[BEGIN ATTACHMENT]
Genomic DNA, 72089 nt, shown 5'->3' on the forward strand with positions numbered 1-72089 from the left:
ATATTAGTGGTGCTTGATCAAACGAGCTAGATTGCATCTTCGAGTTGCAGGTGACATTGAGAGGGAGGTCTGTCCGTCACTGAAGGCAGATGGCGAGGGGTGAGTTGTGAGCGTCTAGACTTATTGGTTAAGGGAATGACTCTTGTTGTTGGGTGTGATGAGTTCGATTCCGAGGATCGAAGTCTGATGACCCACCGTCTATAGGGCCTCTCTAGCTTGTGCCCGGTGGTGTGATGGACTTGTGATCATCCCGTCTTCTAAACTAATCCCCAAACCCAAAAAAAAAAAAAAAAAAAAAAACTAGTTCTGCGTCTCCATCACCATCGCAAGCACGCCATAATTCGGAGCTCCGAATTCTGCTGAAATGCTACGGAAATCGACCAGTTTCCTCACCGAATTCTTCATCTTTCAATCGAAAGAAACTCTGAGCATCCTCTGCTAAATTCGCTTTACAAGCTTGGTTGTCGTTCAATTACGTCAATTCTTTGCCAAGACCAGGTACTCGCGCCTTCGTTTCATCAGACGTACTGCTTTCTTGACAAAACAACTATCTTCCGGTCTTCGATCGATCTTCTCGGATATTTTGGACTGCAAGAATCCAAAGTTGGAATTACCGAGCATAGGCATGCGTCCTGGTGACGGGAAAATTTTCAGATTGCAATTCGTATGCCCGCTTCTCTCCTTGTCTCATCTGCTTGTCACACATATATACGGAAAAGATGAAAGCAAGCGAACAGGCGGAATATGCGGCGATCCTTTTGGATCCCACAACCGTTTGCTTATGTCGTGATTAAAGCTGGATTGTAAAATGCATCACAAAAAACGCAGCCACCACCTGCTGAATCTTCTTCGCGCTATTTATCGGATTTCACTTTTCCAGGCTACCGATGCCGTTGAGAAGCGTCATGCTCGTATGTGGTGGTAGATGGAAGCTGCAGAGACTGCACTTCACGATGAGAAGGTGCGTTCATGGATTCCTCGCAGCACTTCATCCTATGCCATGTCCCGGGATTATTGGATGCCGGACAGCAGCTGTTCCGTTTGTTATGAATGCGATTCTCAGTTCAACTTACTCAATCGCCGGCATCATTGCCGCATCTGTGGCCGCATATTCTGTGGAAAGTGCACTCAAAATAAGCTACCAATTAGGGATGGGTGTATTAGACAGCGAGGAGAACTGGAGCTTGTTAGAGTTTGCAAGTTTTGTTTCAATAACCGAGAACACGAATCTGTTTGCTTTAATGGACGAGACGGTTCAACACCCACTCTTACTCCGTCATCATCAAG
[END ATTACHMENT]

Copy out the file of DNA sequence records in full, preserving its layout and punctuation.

Genomic DNA, 72089 nt, shown 5'->3' on the forward strand with positions numbered 1-72089 from the left:
ATATTAGTGGTGCTTGATCAAACGAGCTAGATTGCATCTTCGAGTTGCAGGTGACATTGAGAGGGAGGTCTGTCCGTCACTGAAGGCAGATGGCGAGGGGTGAGTTGTGAGCGTCTAGACTTATTGGTTAAGGGAATGACTCTTGTTGTTGGGTGTGATGAGTTCGATTCCGAGGATCGAAGTCTGATGACCCACCGTCTATAGGGCCTCTCTAGCTTGTGCCCGGTGGTGTGATGGACTTGTGATCATCCCGTCTTCTAAACTAATCCCCAAACCCAAAAAAAAAAAAAAAAAAAAAAACTAGTTCTGCGTCTCCATCACCATCGCAAGCACGCCATAATTCGGAGCTCCGAATTCTGCTGAAATGCTACGGAAATCGACCAGTTTCCTCACCGAATTCTTCATCTTTCAATCGAAAGAAACTCTGAGCATCCTCTGCTAAATTCGCTTTACAAGCTTGGTTGTCGTTCAATTACGTCAATTCTTTGCCAAGACCAGGTACTCGCGCCTTCGTTTCATCAGACGTACTGCTTTCTTGACAAAACAACTATCTTCCGGTCTTCGATCGATCTTCTCGGATATTTTGGACTGCAAGAATCCAAAGTTGGAATTACCGAGCATAGGCATGCGTCCTGGTGACGGGAAAATTTTCAGATTGCAATTCGTATGCCCGCTTCTCTCCTTGTCTCATCTGCTTGTCACACATATATACGGAAAAGATGAAAGCAAGCGAACAGGCGGAATATGCGGCGATCCTTTTGGATCCCACAACCGTTTGCTTATGTCGTGATTAAAGCTGGATTGTAAAATGCATCACAAAAAACGCAGCCACCACCTGCTGAATCTTCTTCGCGCTATTTATCGGATTTCACTTTTCCAGGCTACCGATGCCGTTGAGAAGCGTCATGCTCGTATGTGGTGGTAGATGGAAGCTGCAGAGACTGCACTTCACGATGAGAAGGTGCGTTCATGGATTCCTCGCAGCACTTCATCCTATGCCATGTCCCGGGATTATTGGATGCCGGACAGCAGCTGTTCCGTTTGTTATGAATGCGATTCTCAGTTCAACTTACTCAATCGCCGGCATCATTGCCGCATCTGTGGCCGCATATTCTGTGGAAAGTGCACTCAAAATAAGCTACCAATTAGGGATGGGTGTATTAGACAGCGAGGAGAACTGGAGCTTGTTAGAGTTTGCAAGTTTTGTTTCAATAACCGAGAACACGAATCTGTTTGCTTTAATGGACGAGACGGTTCAACACCCACTCTTACTCCGTCATCATCAAG